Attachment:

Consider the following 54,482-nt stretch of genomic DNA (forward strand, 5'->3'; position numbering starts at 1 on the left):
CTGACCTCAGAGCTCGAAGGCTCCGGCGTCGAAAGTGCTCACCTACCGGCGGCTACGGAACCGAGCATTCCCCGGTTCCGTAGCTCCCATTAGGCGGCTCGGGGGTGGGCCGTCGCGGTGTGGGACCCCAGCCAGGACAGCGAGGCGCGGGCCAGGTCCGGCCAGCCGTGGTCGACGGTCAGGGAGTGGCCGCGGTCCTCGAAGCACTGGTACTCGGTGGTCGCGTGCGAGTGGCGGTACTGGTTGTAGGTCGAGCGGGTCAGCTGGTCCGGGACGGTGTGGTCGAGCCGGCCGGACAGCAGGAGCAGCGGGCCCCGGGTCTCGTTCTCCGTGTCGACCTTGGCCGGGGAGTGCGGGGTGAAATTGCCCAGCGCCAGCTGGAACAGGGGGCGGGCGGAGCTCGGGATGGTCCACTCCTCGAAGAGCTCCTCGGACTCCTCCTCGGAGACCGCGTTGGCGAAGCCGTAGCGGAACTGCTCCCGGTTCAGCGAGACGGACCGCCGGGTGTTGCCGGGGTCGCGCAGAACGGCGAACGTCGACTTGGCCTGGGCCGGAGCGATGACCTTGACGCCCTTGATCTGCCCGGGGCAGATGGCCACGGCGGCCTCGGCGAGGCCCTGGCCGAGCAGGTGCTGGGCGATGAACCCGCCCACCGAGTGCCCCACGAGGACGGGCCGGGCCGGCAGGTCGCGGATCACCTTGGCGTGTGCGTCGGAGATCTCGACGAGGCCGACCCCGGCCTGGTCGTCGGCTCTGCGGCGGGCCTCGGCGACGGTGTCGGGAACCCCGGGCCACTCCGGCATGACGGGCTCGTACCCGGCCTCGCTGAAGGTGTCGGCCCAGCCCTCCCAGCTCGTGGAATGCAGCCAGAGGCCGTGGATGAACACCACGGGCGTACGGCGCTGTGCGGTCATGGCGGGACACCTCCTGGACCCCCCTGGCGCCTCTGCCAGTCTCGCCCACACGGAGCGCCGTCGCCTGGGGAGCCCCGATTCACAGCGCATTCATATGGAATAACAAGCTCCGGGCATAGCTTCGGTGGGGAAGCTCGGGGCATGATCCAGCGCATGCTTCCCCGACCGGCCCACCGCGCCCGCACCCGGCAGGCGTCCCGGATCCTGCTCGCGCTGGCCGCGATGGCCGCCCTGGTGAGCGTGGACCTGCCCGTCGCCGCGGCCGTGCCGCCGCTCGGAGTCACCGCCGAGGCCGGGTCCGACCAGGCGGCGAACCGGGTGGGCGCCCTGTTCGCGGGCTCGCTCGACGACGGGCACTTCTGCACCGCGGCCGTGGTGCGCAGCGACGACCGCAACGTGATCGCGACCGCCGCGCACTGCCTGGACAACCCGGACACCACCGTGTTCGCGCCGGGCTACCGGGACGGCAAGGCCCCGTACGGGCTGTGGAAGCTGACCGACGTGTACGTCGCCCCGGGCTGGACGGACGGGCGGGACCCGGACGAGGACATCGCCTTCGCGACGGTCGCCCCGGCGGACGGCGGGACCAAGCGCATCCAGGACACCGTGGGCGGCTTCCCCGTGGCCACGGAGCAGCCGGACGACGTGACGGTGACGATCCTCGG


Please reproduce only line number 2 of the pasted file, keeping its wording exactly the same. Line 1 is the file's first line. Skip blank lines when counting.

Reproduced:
CTGACCTCAGAGCTCGAAGGCTCCGGCGTCGAAAGTGCTCACCTACCGGCGGCTACGGAACCGAGCATTCCCCGGTTCCGTAGCTCCCATTAGGCGGCTCGGGGGTGGGCCGTCGCGGTGTGGGACCCCAGCCAGGACAGCGAGGCGCGGGCCAGGTCCGGCCAGCCGTGGTCGACGGTCAGGGAGTGGCCGCGGTCCTCGAAGCACTGGTACTCGGTGGTCGCGTGCGAGTGGCGGTACTGGTTGTAGGTCGAGCGGGTCAGCTGGTCCGGGACGGTGTGGTCGAGCCGGCCGGACAGCAGGAGCAGCGGGCCCCGGGTCTCGTTCTCCGTGTCGACCTTGGCCGGGGAGTGCGGGGTGAAATTGCCCAGCGCCAGCTGGAACAGGGGGCGGGCGGAGCTCGGGATGGTCCACTCCTCGAAGAGCTCCTCGGACTCCTCCTCGGAGACCGCGTTGGCGAAGCCGTAGCGGAACTGCTCCCGGTTCAGCGAGACGGACCGCCGGGTGTTGCCGGGGTCGCGCAGAACGGCGAACGTCGACTTGGCCTGGGCCGGAGCGATGACCTTGACGCCCTTGATCTGCCCGGGGCAGATGGCCACGGCGGCCTCGGCGAGGCCCTGGCCGAGCAGGTGCTGGGCGATGAACCCGCCCACCGAGTGCCCCACGAGGACGGGCCGGGCCGGCAGGTCGCGGATCACCTTGGCGTGTGCGTCGGAGATCTCGACGAGGCCGACCCCGGCCTGGTCGTCGGCTCTGCGGCGGGCCTCGGCGACGGTGTCGGGAACCCCGGGCCACTCCGGCATGACGGGCTCGTACCCGGCCTCGCTGAAGGTGTCGGCCCAGCCCTCCCAGCTCGTGGAATGCAGCCAGAGGCCGTGGATGAACACCACGGGCGTACGGCGCTGTGCGGTCATGGCGGGACACCTCCTGGACCCCCCTGGCGCCTCTGCCAGTCTCGCCCACACGGAGCGCCGTCGCCTGGGGAGCCCCGATTCACAGCGCATTCATATGGAATAACAAGCTCCGGGCATAGCTTCGGTGGGGAAGCTCGGGGCATGATCCAGCGCATGCTTCCCCGACCGGCCCACCGCGCCCGCACCCGGCAGGCGTCCCGGATCCTGCTCGCGCTGGCCGCGATGGCCGCCCTGGTGAGCGTGGACCTGCCCGTCGCCGCGGCCGTGCCGCCGCTCGGAGTCACCGCCGAGGCCGGGTCCGACCAGGCGGCGAACCGGGTGGGCGCCCTGTTCGCGGGCTCGCTCGACGACGGGCACTTCTGCACCGCGGCCGTGGTGCGCAGCGACGACCGCAACGTGATCGCGACCGCCGCGCACTGCCTGGACAACCCGGACACCACCGTGTTCGCGCCGGGCTACCGGGACGGCAAGGCCCCGTACGGGCTGTGGAAGCTGACCGACGTGTACGTCGCCCCGGGCTGGACGGACGGGCGGGACCCGGACGAGGACATCGCCTTCGCGACGGTCGCCCCGGCGGACGGCGGGACCAAGCGCATCCAGGACACCGTGGGCGGCTTCCCCGTGGCCACGGAGCAGCCGGACGACGTGACGGTGACGATCCTCGG